why are you parking in the disabled parking place? Right? I have bad knees. I can walk but they hurt. Yeah. ability that you can’t necessarily see. I have I have a lot of pain walking from long distance. So you know, I don’t normally Park in handicapped parking spaces. But if, if it’s a long distance that’s far away, I might. Right. And also, how Why are you parking in there? Well, you know, it’s not necessarily easy to get those handicap placards. You have to get a doctor’s note. And the doctor has to agree with it. And the state has to review it. And yeah, I need it. What do you what? Why are you questioning me on that? What’s your right, I’ve got the placard.

Michelle Steiner  26:49

Yeah, you got you. You have it. And that’s what yeah, that’s what counts. Yeah. When who? Who’s to really question? You know, things like that. One of the things that I’ve also run into where, where we do get some gray areas around COVID, I was at a mall, and I can’t eat with my visual perception, I can see the stairs on an escalator. But I just don’t, I can’t tell when to get on and off at them. So it’s a real struggle. So I use an elevator. And there was a sign on the elevator. This is for people in wheelchairs and have strollers thinking, well, there’s other disabilities or other people that might want to use that. And luckily, I mean, there was nobody else around so I was able to use it. But I think sometimes people just don’t have that concept of why somebody might need help. And, but I also I had my first solo trip with a group that I’m involved with that I that I worked for, to do some marketing, I was invited to go to a Down Syndrome conference in Florida, and to exhibit a table. And I can remember, this is my first flight by myself, and traveling alone, because I never took a car and did a road trip whenever I was younger. So I looked into all the resources that were available, one of the ones that I was really lucky that the airports that I use had was called the hidden sunflower program. And it was a lanyard that you use, and it’s indicates a hidden disability. And that is really helpful. So other people would know. Okay, the staff especially, would know, okay, maybe you need to get pre boarding. Maybe I struggle with my seat belt. This might be the reason why someone might be struggling. If you’re wandering around the airport looking lost. I don’t know if I would go with another person, another traveler, but I certainly staff members could come up and they would ask if I needed help. And of course,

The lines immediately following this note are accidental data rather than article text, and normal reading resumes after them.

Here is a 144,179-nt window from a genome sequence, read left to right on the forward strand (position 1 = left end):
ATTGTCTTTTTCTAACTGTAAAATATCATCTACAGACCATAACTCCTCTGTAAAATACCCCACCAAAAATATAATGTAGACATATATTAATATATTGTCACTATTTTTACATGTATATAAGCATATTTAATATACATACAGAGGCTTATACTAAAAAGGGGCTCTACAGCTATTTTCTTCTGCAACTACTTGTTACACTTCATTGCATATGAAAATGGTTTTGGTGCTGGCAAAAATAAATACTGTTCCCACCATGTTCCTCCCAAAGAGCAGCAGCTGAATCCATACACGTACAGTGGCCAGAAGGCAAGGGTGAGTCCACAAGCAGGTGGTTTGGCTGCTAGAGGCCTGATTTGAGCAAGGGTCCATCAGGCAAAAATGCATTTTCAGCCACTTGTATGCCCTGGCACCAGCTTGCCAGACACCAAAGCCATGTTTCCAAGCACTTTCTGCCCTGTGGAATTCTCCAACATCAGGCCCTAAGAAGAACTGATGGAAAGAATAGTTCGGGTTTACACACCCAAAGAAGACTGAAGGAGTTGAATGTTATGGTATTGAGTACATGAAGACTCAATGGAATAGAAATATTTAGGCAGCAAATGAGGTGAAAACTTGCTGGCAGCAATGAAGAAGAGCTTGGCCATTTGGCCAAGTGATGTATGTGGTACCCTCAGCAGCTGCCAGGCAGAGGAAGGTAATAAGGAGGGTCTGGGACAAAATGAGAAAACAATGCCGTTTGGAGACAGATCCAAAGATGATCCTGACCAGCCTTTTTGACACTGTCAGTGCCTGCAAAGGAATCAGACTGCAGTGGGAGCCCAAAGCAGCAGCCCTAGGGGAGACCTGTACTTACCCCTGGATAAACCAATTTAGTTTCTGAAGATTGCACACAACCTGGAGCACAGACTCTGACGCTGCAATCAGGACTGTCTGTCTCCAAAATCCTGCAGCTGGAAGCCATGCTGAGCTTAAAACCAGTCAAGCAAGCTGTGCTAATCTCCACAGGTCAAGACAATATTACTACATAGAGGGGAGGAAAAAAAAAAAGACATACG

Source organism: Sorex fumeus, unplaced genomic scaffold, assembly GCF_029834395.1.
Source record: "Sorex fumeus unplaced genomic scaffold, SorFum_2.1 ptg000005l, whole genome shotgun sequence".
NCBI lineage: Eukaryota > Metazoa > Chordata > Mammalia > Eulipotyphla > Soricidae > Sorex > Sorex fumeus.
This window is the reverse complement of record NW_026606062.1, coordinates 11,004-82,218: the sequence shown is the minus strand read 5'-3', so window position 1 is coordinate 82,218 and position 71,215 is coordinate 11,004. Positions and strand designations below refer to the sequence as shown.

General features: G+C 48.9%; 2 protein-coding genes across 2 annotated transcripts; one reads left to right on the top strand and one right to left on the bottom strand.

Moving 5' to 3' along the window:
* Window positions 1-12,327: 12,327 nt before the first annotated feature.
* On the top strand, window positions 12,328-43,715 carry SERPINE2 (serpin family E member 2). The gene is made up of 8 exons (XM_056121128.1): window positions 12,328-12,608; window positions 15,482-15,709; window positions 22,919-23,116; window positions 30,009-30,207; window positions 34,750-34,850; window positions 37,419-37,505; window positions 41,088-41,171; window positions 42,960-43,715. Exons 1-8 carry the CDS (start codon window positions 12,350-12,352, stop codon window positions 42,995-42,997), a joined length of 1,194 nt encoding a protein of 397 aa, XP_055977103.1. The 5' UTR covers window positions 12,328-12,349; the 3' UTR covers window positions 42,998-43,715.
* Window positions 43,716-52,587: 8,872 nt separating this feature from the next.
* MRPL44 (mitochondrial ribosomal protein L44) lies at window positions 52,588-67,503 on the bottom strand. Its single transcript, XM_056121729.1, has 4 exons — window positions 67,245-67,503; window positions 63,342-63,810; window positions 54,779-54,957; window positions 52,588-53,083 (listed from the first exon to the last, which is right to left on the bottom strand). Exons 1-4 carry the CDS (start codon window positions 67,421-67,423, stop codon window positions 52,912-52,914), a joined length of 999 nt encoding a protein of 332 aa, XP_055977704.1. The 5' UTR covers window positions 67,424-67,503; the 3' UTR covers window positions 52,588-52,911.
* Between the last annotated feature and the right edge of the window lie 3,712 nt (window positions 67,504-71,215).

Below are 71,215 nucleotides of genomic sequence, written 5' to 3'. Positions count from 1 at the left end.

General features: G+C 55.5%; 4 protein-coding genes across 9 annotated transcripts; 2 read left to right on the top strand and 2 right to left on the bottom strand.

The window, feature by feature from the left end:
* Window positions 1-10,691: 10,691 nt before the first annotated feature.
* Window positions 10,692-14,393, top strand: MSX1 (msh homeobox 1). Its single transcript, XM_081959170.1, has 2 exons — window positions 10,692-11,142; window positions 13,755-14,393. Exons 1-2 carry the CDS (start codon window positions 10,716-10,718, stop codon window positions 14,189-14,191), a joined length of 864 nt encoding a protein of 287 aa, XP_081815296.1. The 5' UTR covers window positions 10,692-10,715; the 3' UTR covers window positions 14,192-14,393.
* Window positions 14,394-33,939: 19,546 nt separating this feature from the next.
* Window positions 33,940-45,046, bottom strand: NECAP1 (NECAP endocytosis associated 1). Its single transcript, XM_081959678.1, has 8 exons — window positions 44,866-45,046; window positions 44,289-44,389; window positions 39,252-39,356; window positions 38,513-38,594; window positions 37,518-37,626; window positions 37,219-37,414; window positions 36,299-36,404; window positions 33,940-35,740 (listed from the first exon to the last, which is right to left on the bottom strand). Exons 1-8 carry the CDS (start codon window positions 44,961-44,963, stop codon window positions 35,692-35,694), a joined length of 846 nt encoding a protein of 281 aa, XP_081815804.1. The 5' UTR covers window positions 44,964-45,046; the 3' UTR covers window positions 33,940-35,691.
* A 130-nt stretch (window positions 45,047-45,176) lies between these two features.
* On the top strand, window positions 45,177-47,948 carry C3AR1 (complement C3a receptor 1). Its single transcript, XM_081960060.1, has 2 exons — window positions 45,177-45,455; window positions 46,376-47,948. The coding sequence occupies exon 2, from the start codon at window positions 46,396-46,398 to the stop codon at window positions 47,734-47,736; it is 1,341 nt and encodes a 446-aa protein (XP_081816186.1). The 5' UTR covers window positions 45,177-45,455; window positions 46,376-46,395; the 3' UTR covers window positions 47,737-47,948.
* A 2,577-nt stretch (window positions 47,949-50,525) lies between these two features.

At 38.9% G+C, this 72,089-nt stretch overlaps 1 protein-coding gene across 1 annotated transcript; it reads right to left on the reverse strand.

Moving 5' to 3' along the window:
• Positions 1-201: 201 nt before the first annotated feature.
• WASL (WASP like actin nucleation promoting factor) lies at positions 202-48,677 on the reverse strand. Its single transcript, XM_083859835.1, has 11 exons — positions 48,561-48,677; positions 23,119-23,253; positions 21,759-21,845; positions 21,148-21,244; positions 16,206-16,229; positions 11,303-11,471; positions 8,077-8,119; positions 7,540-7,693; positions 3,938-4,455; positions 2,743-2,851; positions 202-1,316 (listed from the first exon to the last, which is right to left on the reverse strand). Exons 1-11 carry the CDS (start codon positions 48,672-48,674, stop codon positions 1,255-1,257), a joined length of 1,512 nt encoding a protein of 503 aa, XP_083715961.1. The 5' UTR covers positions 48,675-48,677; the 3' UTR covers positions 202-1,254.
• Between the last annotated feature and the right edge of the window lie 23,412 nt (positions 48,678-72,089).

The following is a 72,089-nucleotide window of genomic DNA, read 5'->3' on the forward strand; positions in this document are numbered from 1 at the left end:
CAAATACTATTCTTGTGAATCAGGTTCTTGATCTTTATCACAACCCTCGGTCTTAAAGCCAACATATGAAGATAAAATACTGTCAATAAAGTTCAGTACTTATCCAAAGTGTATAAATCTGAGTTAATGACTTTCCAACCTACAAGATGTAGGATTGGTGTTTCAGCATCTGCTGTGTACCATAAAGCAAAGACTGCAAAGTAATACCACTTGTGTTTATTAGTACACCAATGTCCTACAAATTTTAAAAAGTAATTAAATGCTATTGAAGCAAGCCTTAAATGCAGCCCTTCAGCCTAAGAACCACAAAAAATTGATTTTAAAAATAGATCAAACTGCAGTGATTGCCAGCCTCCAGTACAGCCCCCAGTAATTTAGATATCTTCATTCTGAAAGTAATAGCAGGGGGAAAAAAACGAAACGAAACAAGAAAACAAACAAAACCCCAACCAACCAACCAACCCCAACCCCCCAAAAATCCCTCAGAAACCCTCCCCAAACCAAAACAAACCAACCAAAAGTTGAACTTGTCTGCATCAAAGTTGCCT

Richard Lowe  28:55

of course yeah. Yeah, that’s very, very good that they do that. I don’t know if that’s an all airports but it’s something that should be implemented. Yes. So at least this tower, even in theme parks and things so that at least people are aware. We need to be aware.

Michelle Steiner  29:10

Yeah, definitely. I would love to see that in every major airport or bus station. They it’s a universal one. And it’s so simple to it’s not something where you have to knock a wall out to put a an elevator in, which is definitely important. It’s a little lanyard that you can just call the airport or email them and they can mail it to you or pick it up and

Richard Lowe  29:35

cost them a couple bucks if you include the shipping and that’s yeah, that’s a really trivial cost.

Michelle Steiner  29:42

And train your staff and that’s all that we really, yeah, we want it.

Richard Lowe  29:46

Yeah. Stuff like that’s cool. It helps people. It’s extremely low cost and I wouldn’t have any I certainly would have any complaints about it at all. It’s a lot of people complain about a lot of things. I think people complain too much. And I just look at him and think that’s a first world problem. Exactly. Your cell phone isn’t charged, or you didn’t get enough likes on that picture. That’s not really a problem. Compared to people who aren’t eating, or people in Ukraine, or people in other countries, or even you, people in the Bahamas and your cell phone not charging or not getting the number of likes you wanted isn’t really that order of magnitude you’re

Michelle Steiner  30:31

eating. Right. And it’s a simple problem to fix. Okay, your cell phone does not charge. Well make sure you charge it or Yeah,

Richard Lowe  30:39

lost your cell phone. So you’re gonna have to buy a new one. I mean, it’s innovating. And you have to go to the insurance company and whatever, you know, however, that works. And it’s annoying. But it’s, you will live without your cell phone.

Michelle Steiner  30:52

Yes, you will live with Yeah, exactly. Yeah, I agree. 100%.

Richard Lowe  30:57

And I lived for many, many years. We didn’t have cell phones. It didn’t exist. Yep. And we came out just fine. In fact, I think a little better.

Michelle Steiner  31:06

Exactly. It eliminated a lot of problems. At least the teachers weren’t saying get off your phone.

Richard Lowe  31:12

Well, at least the boss didn’t think that he could catch me. 24 by seven. Yeah, that’s true to come on. And to be able to work. We’ve got an emergency. You know that that didn’t happen in before cell phones and pagers and things.

Michelle Steiner  31:24

Yeah, exactly. Yeah. It was a little more of a simple

Richard Lowe  31:28